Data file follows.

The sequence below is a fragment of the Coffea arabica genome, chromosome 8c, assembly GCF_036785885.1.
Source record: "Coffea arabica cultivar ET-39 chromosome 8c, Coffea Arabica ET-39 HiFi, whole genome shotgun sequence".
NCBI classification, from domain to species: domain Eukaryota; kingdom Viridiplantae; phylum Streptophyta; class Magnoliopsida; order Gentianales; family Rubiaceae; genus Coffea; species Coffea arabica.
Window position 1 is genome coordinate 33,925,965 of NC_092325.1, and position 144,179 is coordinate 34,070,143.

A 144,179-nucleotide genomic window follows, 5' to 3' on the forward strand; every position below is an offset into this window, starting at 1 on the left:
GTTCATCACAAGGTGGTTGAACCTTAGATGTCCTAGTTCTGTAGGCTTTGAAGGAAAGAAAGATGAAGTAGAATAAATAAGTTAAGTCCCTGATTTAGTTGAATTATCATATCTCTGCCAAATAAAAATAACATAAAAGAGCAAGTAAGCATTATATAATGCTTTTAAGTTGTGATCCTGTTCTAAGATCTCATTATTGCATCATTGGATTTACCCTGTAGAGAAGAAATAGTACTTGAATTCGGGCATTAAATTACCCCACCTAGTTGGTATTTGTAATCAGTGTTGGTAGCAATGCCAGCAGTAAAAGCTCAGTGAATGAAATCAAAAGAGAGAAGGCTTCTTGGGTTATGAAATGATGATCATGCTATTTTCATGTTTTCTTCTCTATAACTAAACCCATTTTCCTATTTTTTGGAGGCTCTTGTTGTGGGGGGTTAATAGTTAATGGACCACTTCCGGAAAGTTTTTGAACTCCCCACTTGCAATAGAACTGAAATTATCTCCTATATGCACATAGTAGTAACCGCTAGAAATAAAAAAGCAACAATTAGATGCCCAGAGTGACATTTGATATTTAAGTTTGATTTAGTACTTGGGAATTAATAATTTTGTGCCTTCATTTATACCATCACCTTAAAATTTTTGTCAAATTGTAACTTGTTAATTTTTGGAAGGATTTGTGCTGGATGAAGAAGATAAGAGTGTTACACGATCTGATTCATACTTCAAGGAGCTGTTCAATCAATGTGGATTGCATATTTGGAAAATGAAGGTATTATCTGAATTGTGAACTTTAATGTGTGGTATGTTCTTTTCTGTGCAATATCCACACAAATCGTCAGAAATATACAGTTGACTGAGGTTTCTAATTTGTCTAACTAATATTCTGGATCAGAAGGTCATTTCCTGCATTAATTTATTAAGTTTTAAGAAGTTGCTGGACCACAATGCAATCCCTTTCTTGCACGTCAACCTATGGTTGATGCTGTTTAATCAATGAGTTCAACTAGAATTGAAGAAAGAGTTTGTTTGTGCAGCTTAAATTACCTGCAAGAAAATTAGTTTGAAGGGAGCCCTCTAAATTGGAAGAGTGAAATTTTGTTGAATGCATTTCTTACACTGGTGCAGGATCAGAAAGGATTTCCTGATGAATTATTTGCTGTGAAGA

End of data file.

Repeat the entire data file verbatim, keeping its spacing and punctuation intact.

The sequence below is a fragment of the Coffea arabica genome, chromosome 8c, assembly GCF_036785885.1.
Source record: "Coffea arabica cultivar ET-39 chromosome 8c, Coffea Arabica ET-39 HiFi, whole genome shotgun sequence".
NCBI classification, from domain to species: domain Eukaryota; kingdom Viridiplantae; phylum Streptophyta; class Magnoliopsida; order Gentianales; family Rubiaceae; genus Coffea; species Coffea arabica.
Window position 1 is genome coordinate 33,925,965 of NC_092325.1, and position 144,179 is coordinate 34,070,143.

A 144,179-nucleotide genomic window follows, 5' to 3' on the forward strand; every position below is an offset into this window, starting at 1 on the left:
GTTCATCACAAGGTGGTTGAACCTTAGATGTCCTAGTTCTGTAGGCTTTGAAGGAAAGAAAGATGAAGTAGAATAAATAAGTTAAGTCCCTGATTTAGTTGAATTATCATATCTCTGCCAAATAAAAATAACATAAAAGAGCAAGTAAGCATTATATAATGCTTTTAAGTTGTGATCCTGTTCTAAGATCTCATTATTGCATCATTGGATTTACCCTGTAGAGAAGAAATAGTACTTGAATTCGGGCATTAAATTACCCCACCTAGTTGGTATTTGTAATCAGTGTTGGTAGCAATGCCAGCAGTAAAAGCTCAGTGAATGAAATCAAAAGAGAGAAGGCTTCTTGGGTTATGAAATGATGATCATGCTATTTTCATGTTTTCTTCTCTATAACTAAACCCATTTTCCTATTTTTTGGAGGCTCTTGTTGTGGGGGGTTAATAGTTAATGGACCACTTCCGGAAAGTTTTTGAACTCCCCACTTGCAATAGAACTGAAATTATCTCCTATATGCACATAGTAGTAACCGCTAGAAATAAAAAAGCAACAATTAGATGCCCAGAGTGACATTTGATATTTAAGTTTGATTTAGTACTTGGGAATTAATAATTTTGTGCCTTCATTTATACCATCACCTTAAAATTTTTGTCAAATTGTAACTTGTTAATTTTTGGAAGGATTTGTGCTGGATGAAGAAGATAAGAGTGTTACACGATCTGATTCATACTTCAAGGAGCTGTTCAATCAATGTGGATTGCATATTTGGAAAATGAAGGTATTATCTGAATTGTGAACTTTAATGTGTGGTATGTTCTTTTCTGTGCAATATCCACACAAATCGTCAGAAATATACAGTTGACTGAGGTTTCTAATTTGTCTAACTAATATTCTGGATCAGAAGGTCATTTCCTGCATTAATTTATTAAGTTTTAAGAAGTTGCTGGACCACAATGCAATCCCTTTCTTGCACGTCAACCTATGGTTGATGCTGTTTAATCAATGAGTTCAACTAGAATTGAAGAAAGAGTTTGTTTGTGCAGCTTAAATTACCTGCAAGAAAATTAGTTTGAAGGGAGCCCTCTAAATTGGAAGAGTGAAATTTTGTTGAATGCATTTCTTACACTGGTGCAGGATCAGAAAGGATTTCCTGATGAATTATTTGCTGTGAAGA